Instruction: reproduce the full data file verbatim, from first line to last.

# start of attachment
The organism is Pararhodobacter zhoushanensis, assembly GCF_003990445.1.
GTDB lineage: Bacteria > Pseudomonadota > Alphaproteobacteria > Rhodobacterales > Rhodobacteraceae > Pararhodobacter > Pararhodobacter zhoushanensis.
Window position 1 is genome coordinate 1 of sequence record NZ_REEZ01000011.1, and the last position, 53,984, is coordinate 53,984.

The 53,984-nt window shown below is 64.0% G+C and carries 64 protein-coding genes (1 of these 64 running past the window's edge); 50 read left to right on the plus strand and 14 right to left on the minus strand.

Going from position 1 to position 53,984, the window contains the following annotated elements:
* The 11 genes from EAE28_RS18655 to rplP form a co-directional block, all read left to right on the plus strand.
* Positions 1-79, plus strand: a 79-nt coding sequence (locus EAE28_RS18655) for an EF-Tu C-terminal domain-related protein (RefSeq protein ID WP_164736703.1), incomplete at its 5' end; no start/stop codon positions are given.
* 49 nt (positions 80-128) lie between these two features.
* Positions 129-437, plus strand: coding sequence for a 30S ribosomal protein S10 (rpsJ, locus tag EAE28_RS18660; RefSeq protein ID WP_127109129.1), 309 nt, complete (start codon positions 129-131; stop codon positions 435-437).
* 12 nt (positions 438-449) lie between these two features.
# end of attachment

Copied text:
The organism is Pararhodobacter zhoushanensis, assembly GCF_003990445.1.
GTDB lineage: Bacteria > Pseudomonadota > Alphaproteobacteria > Rhodobacterales > Rhodobacteraceae > Pararhodobacter > Pararhodobacter zhoushanensis.
Window position 1 is genome coordinate 1 of sequence record NZ_REEZ01000011.1, and the last position, 53,984, is coordinate 53,984.

The 53,984-nt window shown below is 64.0% G+C and carries 64 protein-coding genes (1 of these 64 running past the window's edge); 50 read left to right on the plus strand and 14 right to left on the minus strand.

Going from position 1 to position 53,984, the window contains the following annotated elements:
* The 11 genes from EAE28_RS18655 to rplP form a co-directional block, all read left to right on the plus strand.
* Positions 1-79, plus strand: a 79-nt coding sequence (locus EAE28_RS18655) for an EF-Tu C-terminal domain-related protein (RefSeq protein ID WP_164736703.1), incomplete at its 5' end; no start/stop codon positions are given.
* 49 nt (positions 80-128) lie between these two features.
* Positions 129-437, plus strand: coding sequence for a 30S ribosomal protein S10 (rpsJ, locus tag EAE28_RS18660; RefSeq protein ID WP_127109129.1), 309 nt, complete (start codon positions 129-131; stop codon positions 435-437).
* 12 nt (positions 438-449) lie between these two features.